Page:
1) “Elementary” series finale, 10 p.m. Thursday, CBS. For seven years and 155 episodes, Sherlock Holmes (Jonny Lee Miller) and Dr. Watson (Lucy Liu) have solved modern murders, mostly in New York. At times, the show has slid into a drab monotone; still, it’s had intelligent people cracking complex cases. Tonight (shown here)t, they wrap up their battle with tech billionaire Odin Reichenbach and get word about Jamie Moriarty, who has been Sherlock’s nemesis and (under the name Irene Adler) his lover.
2) “The Terror: Infamy” debut, 9 p.m. today, AMC. Two horrors blend, one supernatural and the other from real history. The real part involves sending Japanese-Americans to internment camps during World War II. Against that backdrop, the supernatural begins – there are ill winds, ominous predictions and sudden bursts of blindness or death. This isn’t for everyone, but Josef Kubota Wladyka has directed it brilliantly, with a great cast that includes George Takei, 82, a childhood survivor off internment.
3) “All in the Family” and “The Jeffersons,” 8-9:32 p.m. Saturday, ABC. Jimmy Kimmel’s grand idea turned out to be a big ratings success. Linking with Norman Lear, 97, he gave old old scripts to new actors. It was Woody Harrelson and Marisa Tomei as the Bunkers, Jamie Foxx and Wanda Sykes as the Jeffersons, with others (including Will Ferrell) in support. It drew 10 million viewers, reran … and now re-reruns, with a “20/20” follow-up at 9:32. Kimmel and Lear will have two more specials next season.
4) “Family Pictures,” 9 p,m, today, 8 and 9 p.m. Tuesday, PBS. Using family photos, we get gentle and upbeat glimpses of scattered places. In North Carolina (today), we range from old-time tobacco farms to trendy brewpubs. In Florida (9 p.m. Tuesday), we meet a cowboy and a former migrant kid who’s a school principal. And in Detroit, we meet the daughter of a record store owner who recorded the blues of John Lee Hooker, sermons of the Rev. C.L. Franklin … and two spirituals by C.L.’s daughter, Aretha.
5) “Lodge 49” season-opener, 10:10 p.m. today, AMC. Already adrift, Dud finished last season with two jolts: He was attacked by a shark and was stunned by the departure of the lodge’s leader, Ernie. The second season starts by flashing forward to something much bigger; that, however, will be later in the season. For now, Dud is on crutches and living with his sister, who pawned her TV. If you don’t know the characters, don’t worry: Lots of odd things happen, some inexplicable and many quite funny.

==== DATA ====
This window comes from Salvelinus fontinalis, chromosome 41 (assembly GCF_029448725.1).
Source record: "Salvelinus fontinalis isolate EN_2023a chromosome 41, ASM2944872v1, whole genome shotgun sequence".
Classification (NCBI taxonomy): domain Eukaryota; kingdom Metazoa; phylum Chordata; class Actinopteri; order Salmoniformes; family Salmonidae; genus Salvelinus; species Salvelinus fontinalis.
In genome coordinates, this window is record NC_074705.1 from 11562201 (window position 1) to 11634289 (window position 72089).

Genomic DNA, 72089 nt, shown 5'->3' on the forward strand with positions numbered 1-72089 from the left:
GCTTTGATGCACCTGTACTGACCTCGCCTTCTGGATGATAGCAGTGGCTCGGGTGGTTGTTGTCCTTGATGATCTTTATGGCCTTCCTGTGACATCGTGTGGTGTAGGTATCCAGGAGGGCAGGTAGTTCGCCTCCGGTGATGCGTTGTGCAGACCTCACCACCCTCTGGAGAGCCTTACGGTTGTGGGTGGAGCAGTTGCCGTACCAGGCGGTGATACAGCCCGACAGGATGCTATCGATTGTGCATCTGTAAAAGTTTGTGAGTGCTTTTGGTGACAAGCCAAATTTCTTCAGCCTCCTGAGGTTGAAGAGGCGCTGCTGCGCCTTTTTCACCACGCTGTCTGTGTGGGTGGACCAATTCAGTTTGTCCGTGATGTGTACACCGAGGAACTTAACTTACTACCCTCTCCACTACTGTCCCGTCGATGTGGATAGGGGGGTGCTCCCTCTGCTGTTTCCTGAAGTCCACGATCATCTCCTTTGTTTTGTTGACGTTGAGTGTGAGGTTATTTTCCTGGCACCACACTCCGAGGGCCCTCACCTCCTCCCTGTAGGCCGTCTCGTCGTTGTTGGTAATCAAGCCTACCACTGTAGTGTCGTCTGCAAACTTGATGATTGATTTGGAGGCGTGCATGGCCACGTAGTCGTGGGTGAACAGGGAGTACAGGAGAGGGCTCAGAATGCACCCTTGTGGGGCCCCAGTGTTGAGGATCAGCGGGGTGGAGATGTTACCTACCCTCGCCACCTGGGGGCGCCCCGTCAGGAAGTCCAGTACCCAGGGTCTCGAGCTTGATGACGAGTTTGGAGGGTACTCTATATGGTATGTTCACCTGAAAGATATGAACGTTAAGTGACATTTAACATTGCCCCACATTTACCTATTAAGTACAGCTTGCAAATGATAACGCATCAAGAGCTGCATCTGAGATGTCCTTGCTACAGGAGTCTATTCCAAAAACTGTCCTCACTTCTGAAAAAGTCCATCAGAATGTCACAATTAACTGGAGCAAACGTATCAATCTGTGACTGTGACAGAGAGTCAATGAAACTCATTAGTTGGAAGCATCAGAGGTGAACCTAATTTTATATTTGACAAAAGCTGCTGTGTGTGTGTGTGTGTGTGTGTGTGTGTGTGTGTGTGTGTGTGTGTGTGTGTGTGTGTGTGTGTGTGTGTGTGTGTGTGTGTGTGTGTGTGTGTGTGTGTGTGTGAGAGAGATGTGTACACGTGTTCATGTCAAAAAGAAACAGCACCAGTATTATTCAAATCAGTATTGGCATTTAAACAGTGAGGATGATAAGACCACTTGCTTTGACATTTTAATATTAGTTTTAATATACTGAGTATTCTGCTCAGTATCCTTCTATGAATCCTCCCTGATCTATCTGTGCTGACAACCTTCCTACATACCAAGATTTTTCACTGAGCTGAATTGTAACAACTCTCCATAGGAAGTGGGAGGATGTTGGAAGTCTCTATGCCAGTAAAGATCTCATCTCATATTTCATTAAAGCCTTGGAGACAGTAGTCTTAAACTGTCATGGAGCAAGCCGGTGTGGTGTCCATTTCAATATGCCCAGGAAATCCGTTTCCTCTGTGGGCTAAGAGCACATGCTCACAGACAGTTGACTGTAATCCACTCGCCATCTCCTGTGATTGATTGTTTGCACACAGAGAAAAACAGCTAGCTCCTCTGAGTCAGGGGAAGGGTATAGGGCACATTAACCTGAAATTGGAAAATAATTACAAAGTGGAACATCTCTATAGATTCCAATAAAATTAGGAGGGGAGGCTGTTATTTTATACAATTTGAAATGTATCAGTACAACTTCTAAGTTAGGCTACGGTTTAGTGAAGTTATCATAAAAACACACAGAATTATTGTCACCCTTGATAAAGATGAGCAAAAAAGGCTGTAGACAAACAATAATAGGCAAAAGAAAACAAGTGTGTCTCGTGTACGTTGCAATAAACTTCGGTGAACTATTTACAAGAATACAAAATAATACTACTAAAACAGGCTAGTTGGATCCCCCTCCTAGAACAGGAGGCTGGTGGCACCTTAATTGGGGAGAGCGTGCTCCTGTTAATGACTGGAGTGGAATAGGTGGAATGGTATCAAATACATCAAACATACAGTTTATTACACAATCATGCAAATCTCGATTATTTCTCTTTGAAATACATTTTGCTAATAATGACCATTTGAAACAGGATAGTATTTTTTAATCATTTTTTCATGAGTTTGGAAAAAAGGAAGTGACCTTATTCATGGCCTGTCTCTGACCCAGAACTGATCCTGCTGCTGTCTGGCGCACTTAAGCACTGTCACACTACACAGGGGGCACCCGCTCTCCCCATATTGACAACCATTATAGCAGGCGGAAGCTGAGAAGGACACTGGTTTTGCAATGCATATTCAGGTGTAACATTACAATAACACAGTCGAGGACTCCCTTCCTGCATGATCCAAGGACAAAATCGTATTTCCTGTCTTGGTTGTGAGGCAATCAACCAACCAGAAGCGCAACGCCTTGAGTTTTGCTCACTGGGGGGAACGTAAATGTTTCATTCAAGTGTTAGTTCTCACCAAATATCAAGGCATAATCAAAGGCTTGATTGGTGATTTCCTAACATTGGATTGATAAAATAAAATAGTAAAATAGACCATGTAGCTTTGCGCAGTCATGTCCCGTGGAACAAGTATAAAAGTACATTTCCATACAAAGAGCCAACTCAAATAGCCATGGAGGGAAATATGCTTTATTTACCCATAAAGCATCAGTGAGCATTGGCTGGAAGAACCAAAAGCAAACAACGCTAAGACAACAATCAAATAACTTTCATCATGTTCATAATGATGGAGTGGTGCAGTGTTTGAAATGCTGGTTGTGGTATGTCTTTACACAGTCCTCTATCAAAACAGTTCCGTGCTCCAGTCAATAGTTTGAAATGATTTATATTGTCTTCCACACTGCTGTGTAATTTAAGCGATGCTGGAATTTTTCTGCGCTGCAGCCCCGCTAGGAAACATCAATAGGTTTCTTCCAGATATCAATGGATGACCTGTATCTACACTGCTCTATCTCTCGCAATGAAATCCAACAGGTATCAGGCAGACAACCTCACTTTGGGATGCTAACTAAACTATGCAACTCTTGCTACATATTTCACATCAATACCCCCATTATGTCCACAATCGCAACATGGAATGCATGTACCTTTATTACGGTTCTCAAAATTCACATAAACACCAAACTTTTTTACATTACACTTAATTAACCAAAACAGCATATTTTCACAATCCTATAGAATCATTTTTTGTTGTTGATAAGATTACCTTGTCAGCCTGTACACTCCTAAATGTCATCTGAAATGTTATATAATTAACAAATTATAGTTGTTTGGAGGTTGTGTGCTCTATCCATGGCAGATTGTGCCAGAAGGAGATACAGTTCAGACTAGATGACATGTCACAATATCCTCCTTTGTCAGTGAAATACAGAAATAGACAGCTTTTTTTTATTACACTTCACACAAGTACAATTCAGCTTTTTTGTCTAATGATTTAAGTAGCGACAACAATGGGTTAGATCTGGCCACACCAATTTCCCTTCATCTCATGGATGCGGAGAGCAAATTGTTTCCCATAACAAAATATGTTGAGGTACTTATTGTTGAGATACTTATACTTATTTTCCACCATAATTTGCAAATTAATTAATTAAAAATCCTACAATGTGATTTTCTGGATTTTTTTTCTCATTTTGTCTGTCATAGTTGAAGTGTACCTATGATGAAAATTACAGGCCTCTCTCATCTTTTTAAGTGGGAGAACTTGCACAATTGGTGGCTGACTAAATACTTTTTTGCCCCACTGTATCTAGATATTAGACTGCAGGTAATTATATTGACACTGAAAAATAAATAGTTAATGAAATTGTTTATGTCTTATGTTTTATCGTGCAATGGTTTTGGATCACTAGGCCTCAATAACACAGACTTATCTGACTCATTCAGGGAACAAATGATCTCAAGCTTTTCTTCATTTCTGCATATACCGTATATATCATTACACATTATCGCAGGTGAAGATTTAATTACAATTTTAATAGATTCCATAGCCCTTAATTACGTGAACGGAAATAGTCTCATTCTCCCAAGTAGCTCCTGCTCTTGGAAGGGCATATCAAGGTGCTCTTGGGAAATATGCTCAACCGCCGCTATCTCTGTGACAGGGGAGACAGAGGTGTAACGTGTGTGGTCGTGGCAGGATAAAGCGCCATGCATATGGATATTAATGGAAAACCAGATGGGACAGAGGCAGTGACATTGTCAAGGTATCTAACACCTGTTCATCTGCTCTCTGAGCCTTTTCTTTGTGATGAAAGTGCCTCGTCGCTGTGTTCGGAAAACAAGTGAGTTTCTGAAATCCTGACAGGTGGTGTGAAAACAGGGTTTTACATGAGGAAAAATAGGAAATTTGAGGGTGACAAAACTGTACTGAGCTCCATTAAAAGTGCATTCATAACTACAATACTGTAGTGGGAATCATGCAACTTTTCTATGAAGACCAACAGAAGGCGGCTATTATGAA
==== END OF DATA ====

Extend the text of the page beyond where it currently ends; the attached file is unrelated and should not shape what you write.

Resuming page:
6) “David Makes Man” debut, 10 p.m. Wednesday, Oprah Winfrey Network. David is 14, a brainy Miami kid, juggling worlds. As one of the few black kids at a magnet school, he has a strong mentor (Phylicia Rashad) and high goals; at the housing project, he just wants to fit in. His mom, a former drug dealer, is caring but overworked; his best advice comes from a dealer who may be imaginary. This earnest drama, from the Oscar-winning “Moonlight” writer, mixes deep layers of pain and hope.
7) “Two Sentence Horror Stories,” 9 and 9:30 p.m. Thursday, CW. Like “The Terror: Infamy,” these low-budget tales can blend real-life pain with jolts in the horror-movie style. Next week has a gay teen facing bias; this week, a Latina mom keeps worrying about when the government will knock on the door. Then – in her work as a nanny – she confronts a different type of intruder. That’s in a fairly good episode at 9:30 p.m.; at 9, an abusive husband continues to terrorize his family, even after his death
8) “Great Performances: The Sound of Music,” 9-11:30 p.m., PBS (check local listings). This reached British TV (performed live) in 2015 and PBS last November. Sticking strictly to the stage version, it lacks the joy of the Julie Andrews movie or the Carrie Underwood telecast. The palette is gray, the kids don’t show up for the first 20 minutes and things sag in the middle. Still, there are great songs, splendidly sung – especially by Kara Tointon and Julian Ovenden, as the wide-eyed Maria and the stern Captain Von Trapp.
9) Football, 4 p.m. ET, CBS; 8 p.m. ET, Fox, Sunday. Here’s a pre-season doubleheader, with teams that are coming off strong seasons. The opener has the New Orleans Saints (13-3) and the Los Angeles Chargers (12-4). The second game has the Seattle Seahawks (10-6) and the Minnesota Vikings (8-7-1). Many of the starters will be gone before halftime, but the networks warm up their top crews. CBS has last year’s Super Bowl team, Jim Nantz and Tony Romo; Fox has Joe Buck and Troy Aikman.
10) “The Righteous Gemstones” debut, 10 p.m., HBO. This is a two-premiere week for HBO. It starts at 9 p.m. today with “Our Boys,” an intense mini-series with English subtitles. Jumping between three viewpoints, we see the real-life story of a 2014 Jerusalem kidnapping that led to a war. “Gemstones,” by comparison, is big, brash and fun. John Goodman plays the head of a superchurch and Danny McBride is his son. Things soon crumble in ways that are sometimes funny, sometimes dramatic.
You may also like
Week’s top-10 for March 27: Joni, country and a drama surge
Week’s top-10 for Martch 13: lucky Hank, angry youths
Week’s top-10 for March 6: Oscars, plus “Voice,” Mel, more
Week’s top 10 for Feb. 27: CBS soars with “Lies,” “Survivor,” more
Week’s top-10 for Feb. 20: Farewell to Meredith and “Mayfair”